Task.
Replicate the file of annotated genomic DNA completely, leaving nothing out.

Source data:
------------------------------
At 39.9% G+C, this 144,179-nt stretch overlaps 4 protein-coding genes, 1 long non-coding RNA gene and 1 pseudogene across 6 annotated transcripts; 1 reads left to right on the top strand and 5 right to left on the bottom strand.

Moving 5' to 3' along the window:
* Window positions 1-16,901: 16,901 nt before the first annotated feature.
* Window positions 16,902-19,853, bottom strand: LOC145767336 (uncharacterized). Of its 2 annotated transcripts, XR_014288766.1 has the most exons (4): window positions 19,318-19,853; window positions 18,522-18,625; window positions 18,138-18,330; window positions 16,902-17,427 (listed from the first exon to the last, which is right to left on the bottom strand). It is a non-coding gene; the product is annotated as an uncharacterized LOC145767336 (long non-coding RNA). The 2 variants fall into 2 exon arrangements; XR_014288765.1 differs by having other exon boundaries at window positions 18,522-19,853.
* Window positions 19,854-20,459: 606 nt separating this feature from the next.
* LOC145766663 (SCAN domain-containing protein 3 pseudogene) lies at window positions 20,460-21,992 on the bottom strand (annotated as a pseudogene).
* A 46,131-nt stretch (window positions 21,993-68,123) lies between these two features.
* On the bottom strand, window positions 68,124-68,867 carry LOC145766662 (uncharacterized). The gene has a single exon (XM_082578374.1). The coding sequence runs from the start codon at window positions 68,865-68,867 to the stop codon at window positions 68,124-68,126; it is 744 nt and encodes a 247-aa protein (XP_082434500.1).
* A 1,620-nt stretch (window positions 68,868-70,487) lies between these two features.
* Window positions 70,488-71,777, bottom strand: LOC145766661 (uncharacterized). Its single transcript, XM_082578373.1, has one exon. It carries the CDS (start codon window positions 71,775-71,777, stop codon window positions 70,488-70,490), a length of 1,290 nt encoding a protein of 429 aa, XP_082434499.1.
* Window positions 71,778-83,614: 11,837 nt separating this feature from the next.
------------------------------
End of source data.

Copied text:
At 39.9% G+C, this 144,179-nt stretch overlaps 4 protein-coding genes, 1 long non-coding RNA gene and 1 pseudogene across 6 annotated transcripts; 1 reads left to right on the top strand and 5 right to left on the bottom strand.

Moving 5' to 3' along the window:
* Window positions 1-16,901: 16,901 nt before the first annotated feature.
* Window positions 16,902-19,853, bottom strand: LOC145767336 (uncharacterized). Of its 2 annotated transcripts, XR_014288766.1 has the most exons (4): window positions 19,318-19,853; window positions 18,522-18,625; window positions 18,138-18,330; window positions 16,902-17,427 (listed from the first exon to the last, which is right to left on the bottom strand). It is a non-coding gene; the product is annotated as an uncharacterized LOC145767336 (long non-coding RNA). The 2 variants fall into 2 exon arrangements; XR_014288765.1 differs by having other exon boundaries at window positions 18,522-19,853.
* Window positions 19,854-20,459: 606 nt separating this feature from the next.
* LOC145766663 (SCAN domain-containing protein 3 pseudogene) lies at window positions 20,460-21,992 on the bottom strand (annotated as a pseudogene).
* A 46,131-nt stretch (window positions 21,993-68,123) lies between these two features.
* On the bottom strand, window positions 68,124-68,867 carry LOC145766662 (uncharacterized). The gene has a single exon (XM_082578374.1). The coding sequence runs from the start codon at window positions 68,865-68,867 to the stop codon at window positions 68,124-68,126; it is 744 nt and encodes a 247-aa protein (XP_082434500.1).
* A 1,620-nt stretch (window positions 68,868-70,487) lies between these two features.
* Window positions 70,488-71,777, bottom strand: LOC145766661 (uncharacterized). Its single transcript, XM_082578373.1, has one exon. It carries the CDS (start codon window positions 71,775-71,777, stop codon window positions 70,488-70,490), a length of 1,290 nt encoding a protein of 429 aa, XP_082434499.1.
* Window positions 71,778-83,614: 11,837 nt separating this feature from the next.